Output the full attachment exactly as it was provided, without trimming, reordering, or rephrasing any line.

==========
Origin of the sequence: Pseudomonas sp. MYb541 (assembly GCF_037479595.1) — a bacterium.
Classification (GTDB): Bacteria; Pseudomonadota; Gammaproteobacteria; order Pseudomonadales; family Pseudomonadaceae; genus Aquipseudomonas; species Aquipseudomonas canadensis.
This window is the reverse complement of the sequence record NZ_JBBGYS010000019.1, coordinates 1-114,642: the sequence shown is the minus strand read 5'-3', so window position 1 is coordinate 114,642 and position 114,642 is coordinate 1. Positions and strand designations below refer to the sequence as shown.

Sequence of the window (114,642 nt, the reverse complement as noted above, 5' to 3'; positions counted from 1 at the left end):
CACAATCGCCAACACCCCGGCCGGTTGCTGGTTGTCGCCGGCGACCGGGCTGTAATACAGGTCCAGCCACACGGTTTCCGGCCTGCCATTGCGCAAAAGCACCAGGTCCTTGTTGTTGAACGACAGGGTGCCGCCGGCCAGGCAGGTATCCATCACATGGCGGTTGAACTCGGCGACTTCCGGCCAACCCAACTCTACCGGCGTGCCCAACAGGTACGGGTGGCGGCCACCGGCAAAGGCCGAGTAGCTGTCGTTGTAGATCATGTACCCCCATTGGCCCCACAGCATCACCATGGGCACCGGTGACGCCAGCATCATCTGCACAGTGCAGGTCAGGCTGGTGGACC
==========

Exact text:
Origin of the sequence: Pseudomonas sp. MYb541 (assembly GCF_037479595.1) — a bacterium.
Classification (GTDB): Bacteria; Pseudomonadota; Gammaproteobacteria; order Pseudomonadales; family Pseudomonadaceae; genus Aquipseudomonas; species Aquipseudomonas canadensis.
This window is the reverse complement of the sequence record NZ_JBBGYS010000019.1, coordinates 1-114,642: the sequence shown is the minus strand read 5'-3', so window position 1 is coordinate 114,642 and position 114,642 is coordinate 1. Positions and strand designations below refer to the sequence as shown.

Sequence of the window (114,642 nt, the reverse complement as noted above, 5' to 3'; positions counted from 1 at the left end):
CACAATCGCCAACACCCCGGCCGGTTGCTGGTTGTCGCCGGCGACCGGGCTGTAATACAGGTCCAGCCACACGGTTTCCGGCCTGCCATTGCGCAAAAGCACCAGGTCCTTGTTGTTGAACGACAGGGTGCCGCCGGCCAGGCAGGTATCCATCACATGGCGGTTGAACTCGGCGACTTCCGGCCAACCCAACTCTACCGGCGTGCCCAACAGGTACGGGTGGCGGCCACCGGCAAAGGCCGAGTAGCTGTCGTTGTAGATCATGTACCCCCATTGGCCCCACAGCATCACCATGGGCACCGGTGACGCCAGCATCATCTGCACAGTGCAGGTCAGGCTGGTGGACC